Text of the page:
The common law mandatory death penalty for murder, in which a death sentence is automatic upon conviction, is increasingly out of sync with prevailing human rights norms. By failing to consider individualised circumstances of an offence or an offender, the penalty overpunishes, encompassing mercy killing with sadistic killing and murders in cold blood with those in the heat of passion. Although most former British colonies inherited a process for executive mercy in which the governor-general and later an independent head of state could dispense clemency in troubling cases, the unreviewable power of the pardon does not remove all risk of arbitrariness or mistake. As a consequence, international tribunals such as the Inter-American Commission on Human Rights and the United Nations (UN) Human Rights Committee have determined that a mandatory sentence of death is a cruel and degrading form of punishment because it could be too harsh, and not limited to the ‘most serious crimes’ as required
In the common law world, the harshness of an automatic sentence of death has gradually given way to judicial sentencing discretion in capital cases. In practice, judicial sentencing discretion has taken two forms. The first is to require a trial judge to articulate an aggravating factor that placed a crime into a special category of seriousness meriting the unusual penalty of death; the trial judge is able to review the evidence and pass a sentence specifically tailored to the criminal offence and offender. This was the regime that originated in the United States after the death penalty was reinstated in Greggv Georgia in 1976, and in India after capital punishment was reserved for the
of neighbouring Southern African countries in the following decades, where it was known as the ‘doctrine of extenuating circumstances’.3
Over the past four decades, the first option, the American or Indian- style discretionary death penalty, has emerged as the consensus in the
1 See art 6(2) International Covenant on Civil and Political Rights UN Doc A/6316 (1966), 999 UNTS 171 (23 March 1976); art 4(2) American Convention on Human Rights; ThompsonvStVincentComm 806/1998, UN Doc CCPR/C/70/D/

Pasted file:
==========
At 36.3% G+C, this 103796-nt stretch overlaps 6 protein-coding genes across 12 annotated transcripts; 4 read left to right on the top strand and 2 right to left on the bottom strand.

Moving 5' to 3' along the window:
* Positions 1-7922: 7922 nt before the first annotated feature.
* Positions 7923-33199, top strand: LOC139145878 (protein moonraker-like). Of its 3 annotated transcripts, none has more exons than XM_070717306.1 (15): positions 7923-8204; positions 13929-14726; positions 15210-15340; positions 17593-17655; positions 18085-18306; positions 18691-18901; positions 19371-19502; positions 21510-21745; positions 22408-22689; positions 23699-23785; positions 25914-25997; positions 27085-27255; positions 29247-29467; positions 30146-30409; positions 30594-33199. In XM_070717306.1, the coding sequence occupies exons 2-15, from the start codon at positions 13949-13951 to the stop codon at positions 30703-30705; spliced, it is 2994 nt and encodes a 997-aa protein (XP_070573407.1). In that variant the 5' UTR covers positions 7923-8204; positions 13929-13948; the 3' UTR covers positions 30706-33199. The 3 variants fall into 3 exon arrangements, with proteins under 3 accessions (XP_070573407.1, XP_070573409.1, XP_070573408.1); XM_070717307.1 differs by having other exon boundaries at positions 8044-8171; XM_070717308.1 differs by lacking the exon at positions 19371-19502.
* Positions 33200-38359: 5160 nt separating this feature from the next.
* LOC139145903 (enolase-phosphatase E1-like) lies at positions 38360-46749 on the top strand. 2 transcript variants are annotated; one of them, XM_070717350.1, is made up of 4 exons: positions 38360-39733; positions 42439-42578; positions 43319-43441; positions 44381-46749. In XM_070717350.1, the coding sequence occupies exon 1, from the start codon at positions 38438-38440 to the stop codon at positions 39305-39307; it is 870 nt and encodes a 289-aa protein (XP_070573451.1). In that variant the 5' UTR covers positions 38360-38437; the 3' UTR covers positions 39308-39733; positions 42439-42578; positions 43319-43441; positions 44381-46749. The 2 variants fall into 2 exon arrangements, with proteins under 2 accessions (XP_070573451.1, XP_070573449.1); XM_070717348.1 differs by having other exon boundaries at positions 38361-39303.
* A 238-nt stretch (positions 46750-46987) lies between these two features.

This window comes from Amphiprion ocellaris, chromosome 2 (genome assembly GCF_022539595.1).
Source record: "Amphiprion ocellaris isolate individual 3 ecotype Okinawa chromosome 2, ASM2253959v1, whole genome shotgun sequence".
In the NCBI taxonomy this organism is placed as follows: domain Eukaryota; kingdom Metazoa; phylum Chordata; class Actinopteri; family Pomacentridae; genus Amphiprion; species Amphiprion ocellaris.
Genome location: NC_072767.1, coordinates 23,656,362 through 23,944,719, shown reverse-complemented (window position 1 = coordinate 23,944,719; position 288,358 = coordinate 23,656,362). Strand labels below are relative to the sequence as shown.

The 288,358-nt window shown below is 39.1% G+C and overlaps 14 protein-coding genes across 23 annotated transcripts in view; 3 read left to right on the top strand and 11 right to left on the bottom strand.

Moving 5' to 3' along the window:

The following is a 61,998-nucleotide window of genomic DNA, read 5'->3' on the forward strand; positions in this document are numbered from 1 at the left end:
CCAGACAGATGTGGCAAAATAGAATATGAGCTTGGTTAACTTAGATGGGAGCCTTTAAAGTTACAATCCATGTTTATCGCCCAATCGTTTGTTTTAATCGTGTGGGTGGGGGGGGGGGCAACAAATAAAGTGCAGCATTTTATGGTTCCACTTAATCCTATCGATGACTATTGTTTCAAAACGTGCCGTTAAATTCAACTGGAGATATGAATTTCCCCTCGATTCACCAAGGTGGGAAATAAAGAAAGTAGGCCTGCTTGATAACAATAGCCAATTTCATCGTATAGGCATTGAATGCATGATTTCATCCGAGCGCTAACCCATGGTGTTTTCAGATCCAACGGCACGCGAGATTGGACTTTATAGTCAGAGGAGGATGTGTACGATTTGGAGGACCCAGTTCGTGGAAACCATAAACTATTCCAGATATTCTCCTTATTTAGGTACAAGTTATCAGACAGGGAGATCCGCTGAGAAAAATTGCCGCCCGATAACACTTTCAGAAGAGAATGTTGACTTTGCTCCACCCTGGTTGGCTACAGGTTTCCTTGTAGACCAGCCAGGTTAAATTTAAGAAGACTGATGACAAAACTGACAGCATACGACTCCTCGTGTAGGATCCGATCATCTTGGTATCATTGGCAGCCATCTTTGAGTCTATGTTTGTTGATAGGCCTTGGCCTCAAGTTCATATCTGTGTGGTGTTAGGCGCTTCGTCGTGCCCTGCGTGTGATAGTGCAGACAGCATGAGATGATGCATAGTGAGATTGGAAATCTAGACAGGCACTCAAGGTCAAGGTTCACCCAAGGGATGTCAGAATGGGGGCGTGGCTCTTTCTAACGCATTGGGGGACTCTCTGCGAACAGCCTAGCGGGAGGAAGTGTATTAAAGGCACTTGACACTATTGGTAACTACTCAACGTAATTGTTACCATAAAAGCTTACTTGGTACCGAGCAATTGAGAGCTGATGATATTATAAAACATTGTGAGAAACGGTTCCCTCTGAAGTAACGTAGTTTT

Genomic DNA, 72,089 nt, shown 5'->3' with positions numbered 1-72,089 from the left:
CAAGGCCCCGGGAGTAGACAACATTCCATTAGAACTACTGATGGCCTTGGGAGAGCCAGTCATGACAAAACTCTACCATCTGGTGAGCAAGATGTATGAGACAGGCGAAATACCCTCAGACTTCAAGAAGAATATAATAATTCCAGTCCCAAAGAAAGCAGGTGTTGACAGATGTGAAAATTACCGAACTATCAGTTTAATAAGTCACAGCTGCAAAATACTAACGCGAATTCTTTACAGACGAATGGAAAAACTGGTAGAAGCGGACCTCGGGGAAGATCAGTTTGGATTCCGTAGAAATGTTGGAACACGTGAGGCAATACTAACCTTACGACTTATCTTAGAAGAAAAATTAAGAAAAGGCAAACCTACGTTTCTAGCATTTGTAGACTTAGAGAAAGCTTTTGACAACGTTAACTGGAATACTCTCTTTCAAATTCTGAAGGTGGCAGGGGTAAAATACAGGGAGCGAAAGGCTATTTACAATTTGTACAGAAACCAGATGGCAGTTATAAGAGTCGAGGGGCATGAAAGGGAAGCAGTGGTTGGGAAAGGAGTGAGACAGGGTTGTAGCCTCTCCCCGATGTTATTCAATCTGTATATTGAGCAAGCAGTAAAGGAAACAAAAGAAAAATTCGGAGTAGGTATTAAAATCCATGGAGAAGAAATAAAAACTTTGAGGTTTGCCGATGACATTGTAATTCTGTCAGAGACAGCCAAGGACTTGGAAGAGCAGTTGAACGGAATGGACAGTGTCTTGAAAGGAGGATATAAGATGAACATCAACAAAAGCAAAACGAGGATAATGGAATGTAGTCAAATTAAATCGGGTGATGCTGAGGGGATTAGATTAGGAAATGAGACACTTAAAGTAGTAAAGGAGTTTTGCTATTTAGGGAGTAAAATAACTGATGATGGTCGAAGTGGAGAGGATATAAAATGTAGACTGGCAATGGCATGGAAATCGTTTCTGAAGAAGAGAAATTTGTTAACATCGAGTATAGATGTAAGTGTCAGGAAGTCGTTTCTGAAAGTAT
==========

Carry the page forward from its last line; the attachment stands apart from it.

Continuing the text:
2 GreggvGeorgia428 US 153 (1976); BachanSinghvStateofPunjab1980 (2) SCC
3 Sec 61 Criminal Procedure and Evidence (Amendment) Act 46 of 1935 (SA).
common law world, including in the Commonwealth Caribbean and common law East Africa.4
By contrast, the doctrine of extenuating circumstances, which requires a judge to find a mitigating factor in order to determine that a punishment does not merit the death sentence, conflicts with the overwhelming international trend to limit the death penalty only to the ‘most serious crimes’ by establishing a presumption against
death.5 The doctrine lacks the analytical rationality of a pure
Apartheid South Africa had one of the most active death penalties in the Western world during the twentieth century, and an enormous body of intricate case law developed on the doctrine that was highly influential in the Southern African region. The white legislature of Rhodesia adopted the doctrine in 1949, as did the drafters of the revised penal codes of Botswana, Lesotho and Swaziland prior to
original doctrine that removes the most objectionable aspects of the doctrine.7Only Zambia retains the original doctrine, though the constitutional drafting process currently underway offers an
opportunity to reform the capital sentencing process in a manner consistent with international human rights and due process norms.8
Where the doctrine survives, it is an anachronism, and its abolition contributes to the narrowing of the scope of the death penalty in the common law world.
4 See eg ReyesvTheQueen 2 AC 259 (PC) (appeal taken from Belize); The QueenvHughes 2 AC 259 (PC) (appeal taken from St. Lucia); FoxvThe Queen AC 284 (PC) (appeal taken from St Kitts & Nevis); Kafantayeniv Attorney-General  MWHC 1 (Malawi HC); Attorney-General vKigula UGSC 6 (Uganda SC); MutisovRepublicCrim App 17 of 2008 (30 July 2010) (Kenya CA).
5 See art 6(2) International Covenant on Civil and Political Rights.
6 A Novak ‘Abuse of state power: The mandatory death penalty for political crimes in Southern Rhodesia, 1964-1970’ (2013) 19 Fundamina28.
7 See Kelaletswe vS BLR 100 (Botswana CA); LetukavRex1997-1998 LLR-LB
8 C Musonda & L Nyondo ‘Constitution to stand test of time: Zambia still waits’ Zambia Daily Mail 7 July 2013) http://www.daily-mail.co.zm/features/14909 (accessed 31 January 2014).
2 International human rights and the doctrine of extenuating circumstances
The doctrine of extenuating circumstances is less compliant with prevailing human rights norms than a pure discretionary death penalty for three primary reasons. First, the doctrine requires two separate discretionary acts instead of one, which increases the potential for arbitrariness or error, by requiring a judge to consider all mitigating factors in determining whether extenuating circumstances exist, and then, separately, to weigh mitigating factors against